The Cornish pasty was a food for families, fishermen and farmers, but it shone in the closed-in darkness of Cornwall’s mines. Tin had been gathered in Cornwall—first from rivers and then from ever-deeper pits and shafts—since prehistoric times. In ancient Europe, Cornish tin was likely traded via intermediaries with the Phoenicians, who controlled the Mediterranean trade of the metal. Mining continued throughout the Roman and medieval eras and into the early modern period. For Cornish men and boys heading underground, the pasty amounted to a highly efficient food: self-contained, self-insulated and packed with calories. The thick semicircular edge of the crust could be monogrammed with carved-dough initials or toothpick codes to make sure each man and boy took the right pasty as he headed to the mines. The ropelike crust had an additional virtue: miners’ hands were often covered with arsenic-laden dust, so the crust could function as a disposable handle.

In their seminal study of the Cornish pasty in Northern Michigan, folklorists William and Yvonne Lockwood describe how the pasty was adopted by Finnish and Italian miners, who looked to their Cornish supervisors for cues on how to behave in American culture. By the mid-20th century, the pasty was so firmly entrenched among all the Upper Peninsula’s ethnic groups that it was common to find locals who assumed that the pasty was of Finnish or even Italian origin. Each culture had their own take on the traditional recipe, with the Finns often controversially substituting carrots for the traditional rutabaga. Other locals emphasized the pasty’s true origins, referring to the dish as the “Cousin Jack mouth organ”—that is, a Cornishman’s harmonica.

After the 1957 Mackinac Bridge opened the Upper Peninsula for tourism from southern Michigan, the pasty shifted from being a food mainly cooked at home by U.P. locals (known as “Yoopers”) to one sold at restaurants to visitors from southern Michigan and beyond (playfully derided as “Fudgies” for their preferred dessert). In a moment of Yooper-Fudgie unity, Gov. George Romney declared May 24, 1968 to be the first statewide Michigan Pasty Day.

As a fund raiser for the church the Leadership Committee has blessed the efforts of the men’s group for getting the project off the ground.  Now, as the church takes ownership of the project, volunteers are needed to assist with preparation and sales.  Monday, June 25th will be preparation of the the pastie for sale at Tuesdays on the Town the following evening.  Just drop in at the church, on Monday night, you will find the crew working in the kitchen from 5:00 – 8:00 pm.  On Tuesday evening a crew will be set up in the Band Shell Park to sell from 5:00 – 8:00 pm.  Come join the Hampton United Methodist Church in the park during Tuesdays on the Town.  Bossie Cow and others will be there as well.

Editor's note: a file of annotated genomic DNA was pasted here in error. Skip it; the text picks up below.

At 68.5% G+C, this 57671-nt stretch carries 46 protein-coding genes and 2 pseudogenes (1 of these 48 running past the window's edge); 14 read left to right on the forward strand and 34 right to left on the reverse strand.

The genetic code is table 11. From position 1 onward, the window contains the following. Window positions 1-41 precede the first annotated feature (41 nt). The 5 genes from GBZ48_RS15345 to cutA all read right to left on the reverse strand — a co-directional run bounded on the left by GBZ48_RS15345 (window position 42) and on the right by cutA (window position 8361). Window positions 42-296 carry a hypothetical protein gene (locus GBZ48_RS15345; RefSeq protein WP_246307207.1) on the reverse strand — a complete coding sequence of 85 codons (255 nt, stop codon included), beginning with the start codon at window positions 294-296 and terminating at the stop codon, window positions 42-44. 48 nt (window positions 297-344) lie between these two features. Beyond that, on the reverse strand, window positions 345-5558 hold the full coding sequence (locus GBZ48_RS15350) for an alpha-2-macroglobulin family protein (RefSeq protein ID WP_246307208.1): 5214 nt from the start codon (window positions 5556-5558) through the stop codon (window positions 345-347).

I Choose the True Road to Somewhere

Barricade the road that goes Nowhere; grace me with Your clear revelation.  I choose the true road to Somewhere; I post Your road signs at every curve and corner.  I grasp and cling to whatever You tell me…I’ll run the course You lay out for me if You’ll just show me how.

(Psalms 119:129-32 MSG)

I began a new book study yesterday and came across this passage in the first chapter.  I have plenty on my plate today; Tuesdays on the Town prep, Praise and Pork Chop prep, Annual Conference prep, however, these verses will not let me rest until I share them!

We are on a journey, together with Christ.  Right?  What wonderful directions he gives when there is no road map to be found.  Let us not loose sight of the prize, striving for perfection, living the everlasting life with Christ.  I am so blessed to be on this journey with so many of you.  At times like this I can feel the joy that God has in store for each and everyone of us.  There are times when we do not understand, and we don’t have to, because God know the plans he has for us and that reassurance is all we need.

I get excited on nights like last night.  There were so many people here in the church working on different ministries, my heart is warmed beyond all hope.  FLOCK was here knitting and crocheting away, prep for Tuesday’s on the Town promotion of the pasty sale by the church and a group painting items to be use during Tuesday’s on the Town, the Franklin County Fair Parade and Vacation Bible School.  It is all about relationship…building relationships with Christ as well as one another on the journey to the heart of God.  Can I hear an Amen?